2023: My Blueprint For Nigeria’s Electricity Sector By Senator Boroffice

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Senator Ajayi Boroffice has rolled out a blueprint to address Nigeria’s electricity crisis.

The Professor of Zoology made the disclosure in Abuja on Saturday during his official declaration to contest the 2023 presidency under the platform of the All Progressives Congress (APC).

The deputy majority leader said he will address the deficiency in the power sector through the effective utilization of abundant gas reserves.

The presidential hopeful said he will build on the achievements of the Petroleum Industry Act to expand investment in the natural gas industry to double Nigeria’s gas processing capacity and significantly expand the country’s pipeline transportation capacity.

“The issues that plague the power industry include financing, gas supply, generation capacity, transmission capacity and metering, and distribution capacity. These issues need to be tackled holistically” he said.

“The near future of Nigeria’s power generation capacity will depend on our Country’s abundant supply of natural gas. Nigeria has 187 trillion cubic feet of gas reserves which is the 9th largest in the world and about 3% of the world’s total gas reserves.

“At our current consumption levels, it will take us 306 years to exhaust. We need to harness this resource to begin to fix Nigeria’s power deficit.”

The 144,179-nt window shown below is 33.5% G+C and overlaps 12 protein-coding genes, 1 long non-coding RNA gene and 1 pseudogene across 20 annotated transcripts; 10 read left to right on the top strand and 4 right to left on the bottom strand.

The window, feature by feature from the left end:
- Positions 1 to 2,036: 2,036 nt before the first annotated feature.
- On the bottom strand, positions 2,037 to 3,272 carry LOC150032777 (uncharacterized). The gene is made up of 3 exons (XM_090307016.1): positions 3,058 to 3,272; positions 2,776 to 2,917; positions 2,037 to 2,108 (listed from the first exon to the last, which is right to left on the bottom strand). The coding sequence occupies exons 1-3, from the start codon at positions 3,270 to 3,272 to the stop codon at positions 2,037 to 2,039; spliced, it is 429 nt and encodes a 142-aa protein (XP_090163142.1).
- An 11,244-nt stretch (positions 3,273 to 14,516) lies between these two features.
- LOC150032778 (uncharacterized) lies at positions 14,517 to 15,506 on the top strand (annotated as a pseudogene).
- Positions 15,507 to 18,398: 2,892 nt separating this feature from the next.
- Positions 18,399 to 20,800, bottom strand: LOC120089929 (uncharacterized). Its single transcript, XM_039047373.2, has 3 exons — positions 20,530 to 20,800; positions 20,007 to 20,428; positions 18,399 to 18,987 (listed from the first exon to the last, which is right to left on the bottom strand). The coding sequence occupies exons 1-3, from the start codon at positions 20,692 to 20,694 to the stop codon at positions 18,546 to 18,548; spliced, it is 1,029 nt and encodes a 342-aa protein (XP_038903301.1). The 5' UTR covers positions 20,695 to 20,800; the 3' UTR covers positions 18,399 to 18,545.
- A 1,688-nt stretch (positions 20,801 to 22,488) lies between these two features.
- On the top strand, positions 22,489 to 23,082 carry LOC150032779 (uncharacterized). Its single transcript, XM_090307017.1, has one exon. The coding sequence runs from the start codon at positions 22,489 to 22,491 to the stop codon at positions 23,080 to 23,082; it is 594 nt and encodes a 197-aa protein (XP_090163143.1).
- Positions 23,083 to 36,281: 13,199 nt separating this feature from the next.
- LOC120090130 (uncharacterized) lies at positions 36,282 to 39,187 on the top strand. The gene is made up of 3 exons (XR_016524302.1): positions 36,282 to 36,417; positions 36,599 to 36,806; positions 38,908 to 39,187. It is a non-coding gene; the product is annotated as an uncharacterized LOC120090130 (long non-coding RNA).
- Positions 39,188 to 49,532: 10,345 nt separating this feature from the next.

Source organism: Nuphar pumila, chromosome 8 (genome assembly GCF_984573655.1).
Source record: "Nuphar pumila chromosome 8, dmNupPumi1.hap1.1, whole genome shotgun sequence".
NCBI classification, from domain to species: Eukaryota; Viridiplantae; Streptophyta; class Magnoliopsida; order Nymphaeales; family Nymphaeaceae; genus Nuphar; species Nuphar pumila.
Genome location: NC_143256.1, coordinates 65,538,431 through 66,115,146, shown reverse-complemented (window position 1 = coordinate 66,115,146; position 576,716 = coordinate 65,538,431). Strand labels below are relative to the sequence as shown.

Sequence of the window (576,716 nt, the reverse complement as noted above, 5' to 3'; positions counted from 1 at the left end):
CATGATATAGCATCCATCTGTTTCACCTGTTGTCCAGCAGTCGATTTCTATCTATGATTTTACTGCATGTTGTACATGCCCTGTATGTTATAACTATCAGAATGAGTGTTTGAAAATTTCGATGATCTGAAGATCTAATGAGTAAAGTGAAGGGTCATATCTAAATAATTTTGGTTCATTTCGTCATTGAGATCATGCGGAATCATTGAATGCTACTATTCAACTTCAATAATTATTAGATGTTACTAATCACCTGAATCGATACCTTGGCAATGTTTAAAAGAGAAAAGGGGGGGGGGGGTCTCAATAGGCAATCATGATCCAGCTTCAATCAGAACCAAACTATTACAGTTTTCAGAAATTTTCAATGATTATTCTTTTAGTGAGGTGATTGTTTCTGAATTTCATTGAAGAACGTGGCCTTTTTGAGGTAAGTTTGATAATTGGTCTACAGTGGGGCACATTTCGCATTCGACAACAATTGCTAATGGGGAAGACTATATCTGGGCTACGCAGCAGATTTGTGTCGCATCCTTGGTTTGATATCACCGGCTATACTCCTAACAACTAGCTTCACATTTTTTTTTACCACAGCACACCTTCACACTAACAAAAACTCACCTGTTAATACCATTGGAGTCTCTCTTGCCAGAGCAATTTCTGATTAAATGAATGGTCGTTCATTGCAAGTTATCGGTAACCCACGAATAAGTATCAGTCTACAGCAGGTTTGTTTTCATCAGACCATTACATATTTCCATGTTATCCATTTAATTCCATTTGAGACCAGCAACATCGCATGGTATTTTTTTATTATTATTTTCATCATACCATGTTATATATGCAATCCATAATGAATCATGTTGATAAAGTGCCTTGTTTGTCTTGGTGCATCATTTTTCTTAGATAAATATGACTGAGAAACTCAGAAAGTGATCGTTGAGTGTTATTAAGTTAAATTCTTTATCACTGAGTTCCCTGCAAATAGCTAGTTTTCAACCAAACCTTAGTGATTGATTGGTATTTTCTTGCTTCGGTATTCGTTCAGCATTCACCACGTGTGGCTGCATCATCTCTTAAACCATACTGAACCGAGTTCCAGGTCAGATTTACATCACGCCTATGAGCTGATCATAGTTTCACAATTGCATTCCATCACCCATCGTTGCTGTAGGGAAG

The Ondo-North Lawmaker said he will check the rising expense of electricity tariffs for the poor and vulnerable in the country by directing relevant agencies to implement a tiered pricing system in which the lowest tier, those who consume very little electricity, pay a subsidized rate for electricity. According to him, the initiative will ensure that “we conserve our consumption of electricity and that the Federal government does not incur additional costs with regard to subsidies.”

Senator Boroffice said his administration will implement policies that will promote the manufacturing of electricity meters in the country and allow distribution companies to invest in and build transmission lines and substations that traverse their zones.

“If we get power right, Gross Domestic Product (GDP) will be right, Exchange Rate will be right, the employment rate will be right and inflation level will be right,” he said.

Nigeria has one of the lowest electricity generation capacities in Africa, generating less than 4000 megawatts which are grossly insufficient for a country of over 200 million people.

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